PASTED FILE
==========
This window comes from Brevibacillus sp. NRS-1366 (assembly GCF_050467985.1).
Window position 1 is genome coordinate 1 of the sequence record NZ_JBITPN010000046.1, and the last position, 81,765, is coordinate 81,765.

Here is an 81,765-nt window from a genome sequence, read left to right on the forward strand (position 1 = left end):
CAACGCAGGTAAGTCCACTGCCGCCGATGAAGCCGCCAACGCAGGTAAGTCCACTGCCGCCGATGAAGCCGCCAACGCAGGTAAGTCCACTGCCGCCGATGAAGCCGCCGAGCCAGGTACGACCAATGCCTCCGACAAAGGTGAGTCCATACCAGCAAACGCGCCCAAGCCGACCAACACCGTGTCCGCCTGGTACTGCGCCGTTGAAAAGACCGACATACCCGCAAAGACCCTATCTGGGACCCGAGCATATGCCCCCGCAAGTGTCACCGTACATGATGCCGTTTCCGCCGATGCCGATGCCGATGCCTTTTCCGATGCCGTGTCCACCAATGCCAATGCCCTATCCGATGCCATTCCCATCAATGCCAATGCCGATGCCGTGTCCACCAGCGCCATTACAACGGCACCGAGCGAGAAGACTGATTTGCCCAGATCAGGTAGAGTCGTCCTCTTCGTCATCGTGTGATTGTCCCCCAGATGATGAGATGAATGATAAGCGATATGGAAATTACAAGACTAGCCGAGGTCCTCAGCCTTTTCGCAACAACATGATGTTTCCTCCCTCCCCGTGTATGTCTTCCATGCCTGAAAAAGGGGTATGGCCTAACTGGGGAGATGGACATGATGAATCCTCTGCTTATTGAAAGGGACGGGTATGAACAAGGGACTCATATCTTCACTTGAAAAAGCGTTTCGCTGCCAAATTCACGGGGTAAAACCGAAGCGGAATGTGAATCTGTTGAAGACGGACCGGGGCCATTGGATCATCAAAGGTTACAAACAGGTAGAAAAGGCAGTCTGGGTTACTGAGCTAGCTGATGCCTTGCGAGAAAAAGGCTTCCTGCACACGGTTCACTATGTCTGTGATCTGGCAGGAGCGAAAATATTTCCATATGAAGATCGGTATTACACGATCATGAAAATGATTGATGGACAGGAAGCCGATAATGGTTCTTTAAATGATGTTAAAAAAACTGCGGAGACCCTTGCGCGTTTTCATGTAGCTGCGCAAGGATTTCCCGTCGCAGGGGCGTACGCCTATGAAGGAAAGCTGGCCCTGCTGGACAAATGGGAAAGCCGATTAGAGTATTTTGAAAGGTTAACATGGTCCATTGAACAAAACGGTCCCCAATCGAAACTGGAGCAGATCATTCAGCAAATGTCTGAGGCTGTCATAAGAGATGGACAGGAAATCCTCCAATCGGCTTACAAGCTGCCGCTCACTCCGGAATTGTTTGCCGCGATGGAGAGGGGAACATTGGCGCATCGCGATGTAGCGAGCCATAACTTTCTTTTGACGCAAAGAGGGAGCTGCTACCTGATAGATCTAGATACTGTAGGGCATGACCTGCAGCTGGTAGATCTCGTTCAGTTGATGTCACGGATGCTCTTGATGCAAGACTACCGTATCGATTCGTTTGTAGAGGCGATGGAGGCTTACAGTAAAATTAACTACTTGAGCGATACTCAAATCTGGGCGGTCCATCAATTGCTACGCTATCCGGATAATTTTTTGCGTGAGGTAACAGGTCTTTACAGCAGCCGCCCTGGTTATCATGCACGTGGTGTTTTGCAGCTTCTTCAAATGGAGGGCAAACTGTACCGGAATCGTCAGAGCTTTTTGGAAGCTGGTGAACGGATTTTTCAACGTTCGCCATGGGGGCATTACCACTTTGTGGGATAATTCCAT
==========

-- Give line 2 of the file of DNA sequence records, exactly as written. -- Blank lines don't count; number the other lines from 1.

Window position 1 is genome coordinate 1 of the sequence record NZ_JBITPN010000046.1, and the last position, 81,765, is coordinate 81,765.